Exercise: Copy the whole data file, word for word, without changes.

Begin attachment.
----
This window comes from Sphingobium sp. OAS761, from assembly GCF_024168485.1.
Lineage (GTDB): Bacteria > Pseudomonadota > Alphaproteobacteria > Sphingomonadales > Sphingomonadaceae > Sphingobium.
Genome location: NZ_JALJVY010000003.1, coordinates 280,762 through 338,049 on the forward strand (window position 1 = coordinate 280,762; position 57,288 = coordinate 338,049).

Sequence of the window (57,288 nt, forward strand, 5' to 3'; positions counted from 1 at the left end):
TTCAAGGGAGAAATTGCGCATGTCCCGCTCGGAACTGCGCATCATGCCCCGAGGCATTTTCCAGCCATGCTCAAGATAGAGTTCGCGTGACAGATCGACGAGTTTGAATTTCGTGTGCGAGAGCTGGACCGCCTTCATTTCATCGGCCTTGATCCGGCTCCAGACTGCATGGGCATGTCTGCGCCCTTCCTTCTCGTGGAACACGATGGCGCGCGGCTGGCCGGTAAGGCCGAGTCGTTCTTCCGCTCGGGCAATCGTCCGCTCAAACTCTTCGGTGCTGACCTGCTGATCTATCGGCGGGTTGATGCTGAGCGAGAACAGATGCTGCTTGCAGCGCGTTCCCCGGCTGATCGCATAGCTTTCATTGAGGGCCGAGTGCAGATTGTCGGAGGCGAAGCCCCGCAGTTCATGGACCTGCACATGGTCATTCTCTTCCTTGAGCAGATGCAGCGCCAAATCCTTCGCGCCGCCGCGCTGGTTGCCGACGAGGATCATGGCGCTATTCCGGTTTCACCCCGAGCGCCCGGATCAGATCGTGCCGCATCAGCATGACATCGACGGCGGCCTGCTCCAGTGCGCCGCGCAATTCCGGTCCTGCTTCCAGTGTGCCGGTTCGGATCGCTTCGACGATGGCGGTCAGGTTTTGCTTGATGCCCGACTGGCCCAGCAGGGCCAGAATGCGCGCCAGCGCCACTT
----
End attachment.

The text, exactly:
This window comes from Sphingobium sp. OAS761, from assembly GCF_024168485.1.
Lineage (GTDB): Bacteria > Pseudomonadota > Alphaproteobacteria > Sphingomonadales > Sphingomonadaceae > Sphingobium.
Genome location: NZ_JALJVY010000003.1, coordinates 280,762 through 338,049 on the forward strand (window position 1 = coordinate 280,762; position 57,288 = coordinate 338,049).

Sequence of the window (57,288 nt, forward strand, 5' to 3'; positions counted from 1 at the left end):
TTCAAGGGAGAAATTGCGCATGTCCCGCTCGGAACTGCGCATCATGCCCCGAGGCATTTTCCAGCCATGCTCAAGATAGAGTTCGCGTGACAGATCGACGAGTTTGAATTTCGTGTGCGAGAGCTGGACCGCCTTCATTTCATCGGCCTTGATCCGGCTCCAGACTGCATGGGCATGTCTGCGCCCTTCCTTCTCGTGGAACACGATGGCGCGCGGCTGGCCGGTAAGGCCGAGTCGTTCTTCCGCTCGGGCAATCGTCCGCTCAAACTCTTCGGTGCTGACCTGCTGATCTATCGGCGGGTTGATGCTGAGCGAGAACAGATGCTGCTTGCAGCGCGTTCCCCGGCTGATCGCATAGCTTTCATTGAGGGCCGAGTGCAGATTGTCGGAGGCGAAGCCCCGCAGTTCATGGACCTGCACATGGTCATTCTCTTCCTTGAGCAGATGCAGCGCCAAATCCTTCGCGCCGCCGCGCTGGTTGCCGACGAGGATCATGGCGCTATTCCGGTTTCACCCCGAGCGCCCGGATCAGATCGTGCCGCATCAGCATGACATCGACGGCGGCCTGCTCCAGTGCGCCGCGCAATTCCGGTCCTGCTTCCAGTGTGCCGGTTCGGATCGCTTCGACGATGGCGGTCAGGTTTTGCTTGATGCCCGACTGGCCCAGCAGGGCCAGAATGCGCGCCAGCGCCACTT